Disney films I ever saw that was not an animation. It came out in 1998 as a remake of the 1961 Disney classic. I was 12 years old when I saw it so I was probably the target audience of this rather typical Disney film. However, it is a more family-oriented film than other Disney creations that are usually more children-focused. It is a decent movie for a family to lightly watch although the plot is rather unrealistic, to say the least, and childish at times.
It is considered as Lindsay Lohan’s debut movie, managing to pull off dual roles as both of the identical twins. They could have gotten real twins for the roles of the girls, since Lindsay Lohan wasn’t a box office attraction (at this point in her career), but the movie would not necessarily been better in my opinion. The viewer could honestly not tell there really weren’t two Lohans whenever “they” appeared on screen together, thumbs up to the visual effects department.
Combined with appearances of body doubles at times and timed reaction shots, it can be confusing for younger audiences to believe that it was only one actress. We also cannot overlook how Lindsay Lohan did an excellent job of portraying these seemingly identical yet very different girls. The characteristics of the girls and the situation going on in the film (girls pretending to be each other and going back as the other to their parents) gave the young actress a challenge as to whether she could adapt to such an in-depth role or more appropriately, role’s’.
"Butterfly Effect" was perhaps one of the best films I have ever seen. I found it mysterious, interesting and fascinating. I wanted to write my reaction paper about "Butterfly Effect" because of the similarity to the film we saw in class called "Donnie Darko." Both films investigate the issue of destiny thoroughly. Both film had a male character that has memories, dreams or black outs which make ...
The film is rather childish as mentioned above, but nonetheless, it has that sweet Disney atmosphere that is so attractive to the younger generation. Somehow, Parent Trap is just the right blend of comedy to win the children over and intelligent plot with rich, memorable characters. The movie fluctuates from the sweet to the slapstick without becoming cringingly overboard. For me, Parent Trap had two dimensions: the fun, exhilarating mischief of the twins and the romance of the parents.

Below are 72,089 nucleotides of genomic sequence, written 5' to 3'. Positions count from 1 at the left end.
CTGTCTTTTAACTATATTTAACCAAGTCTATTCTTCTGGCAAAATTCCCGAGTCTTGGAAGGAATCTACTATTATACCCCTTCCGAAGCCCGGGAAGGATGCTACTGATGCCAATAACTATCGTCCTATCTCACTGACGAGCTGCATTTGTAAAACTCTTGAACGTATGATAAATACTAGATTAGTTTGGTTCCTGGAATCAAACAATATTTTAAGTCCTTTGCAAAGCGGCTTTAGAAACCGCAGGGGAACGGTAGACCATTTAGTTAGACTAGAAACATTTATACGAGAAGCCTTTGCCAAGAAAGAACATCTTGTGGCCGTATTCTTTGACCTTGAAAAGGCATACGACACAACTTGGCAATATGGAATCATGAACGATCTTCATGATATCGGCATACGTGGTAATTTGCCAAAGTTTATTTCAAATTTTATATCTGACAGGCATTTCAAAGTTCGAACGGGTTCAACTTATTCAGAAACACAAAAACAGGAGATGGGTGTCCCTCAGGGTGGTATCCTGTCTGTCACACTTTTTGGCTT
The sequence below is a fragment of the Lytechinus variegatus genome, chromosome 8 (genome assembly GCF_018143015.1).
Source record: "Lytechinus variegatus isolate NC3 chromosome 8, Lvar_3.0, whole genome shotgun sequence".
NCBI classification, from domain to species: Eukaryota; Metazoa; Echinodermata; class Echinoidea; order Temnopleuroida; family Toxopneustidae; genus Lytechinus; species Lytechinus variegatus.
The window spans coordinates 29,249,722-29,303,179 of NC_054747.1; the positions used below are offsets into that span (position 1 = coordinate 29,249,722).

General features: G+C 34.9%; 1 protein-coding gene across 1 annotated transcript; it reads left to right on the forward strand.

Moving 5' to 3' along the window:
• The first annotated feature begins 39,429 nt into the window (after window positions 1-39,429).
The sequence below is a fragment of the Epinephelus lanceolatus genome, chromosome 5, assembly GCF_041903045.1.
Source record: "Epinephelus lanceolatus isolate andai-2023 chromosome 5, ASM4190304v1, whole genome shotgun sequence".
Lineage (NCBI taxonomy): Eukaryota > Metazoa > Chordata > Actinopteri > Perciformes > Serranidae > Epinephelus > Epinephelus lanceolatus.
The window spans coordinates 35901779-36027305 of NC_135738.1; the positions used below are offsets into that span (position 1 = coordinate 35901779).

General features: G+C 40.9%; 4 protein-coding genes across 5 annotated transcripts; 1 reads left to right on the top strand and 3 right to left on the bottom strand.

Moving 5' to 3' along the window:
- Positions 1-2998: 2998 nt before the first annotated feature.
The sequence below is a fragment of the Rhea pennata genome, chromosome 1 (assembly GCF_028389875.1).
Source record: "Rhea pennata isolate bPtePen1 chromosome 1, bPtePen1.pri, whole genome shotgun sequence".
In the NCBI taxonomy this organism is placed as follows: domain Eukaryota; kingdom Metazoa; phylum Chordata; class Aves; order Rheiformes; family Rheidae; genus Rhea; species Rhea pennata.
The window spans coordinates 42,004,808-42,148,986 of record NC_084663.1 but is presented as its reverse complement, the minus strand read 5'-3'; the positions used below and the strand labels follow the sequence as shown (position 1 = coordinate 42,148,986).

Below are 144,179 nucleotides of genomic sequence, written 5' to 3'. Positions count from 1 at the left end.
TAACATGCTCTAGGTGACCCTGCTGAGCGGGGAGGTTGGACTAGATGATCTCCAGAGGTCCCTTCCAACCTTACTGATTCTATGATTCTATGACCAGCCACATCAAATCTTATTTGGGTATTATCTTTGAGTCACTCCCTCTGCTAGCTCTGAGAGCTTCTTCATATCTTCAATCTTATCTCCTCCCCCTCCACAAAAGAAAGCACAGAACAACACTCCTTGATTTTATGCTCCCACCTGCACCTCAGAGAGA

I was riveted throughout the movie at the outrageous things that these twins did to thwart each other at first and later, to get rid of the gold-digger trying to marry their father. Their schemes were creative, perfectly executed, and basically the dream of any young kids watching the film. As for the romance, it was not your typical young, fiery love that is so popular in Hollywood. These characters had been divorced for many years and they had not seen each other for a very long time.
Yet it was evident that they still had feelings for each other when they met again after all those years. The actors did a great job of creating such a wistful, lingering atmosphere with their gestures and gazes. There were a couple of phrases and words in the film I was not familiar with. When the girls were playing poker, one of them got a ‘royal flush’ but I was not sure what that was. I looked it up and found out that a royal flush consists of the five highest cards of one suit, ranked as the highest hand in poker.
Also when the mother was drunk for the first time in years, the girls said she was ‘zonked’. It is a slang that means somebody is stunned or intoxicated with drugs/ alcohol. Parent Trap is one of my favorite movies to turn to when I am feeling down. In fact, I have watched it at least eight times or so. Yet it never gets tiring because the film has that warm atmosphere that reminds me of family and friends. I would probably turn to it in the future as well even when I am older, because I would still be able to relate and connect with the film.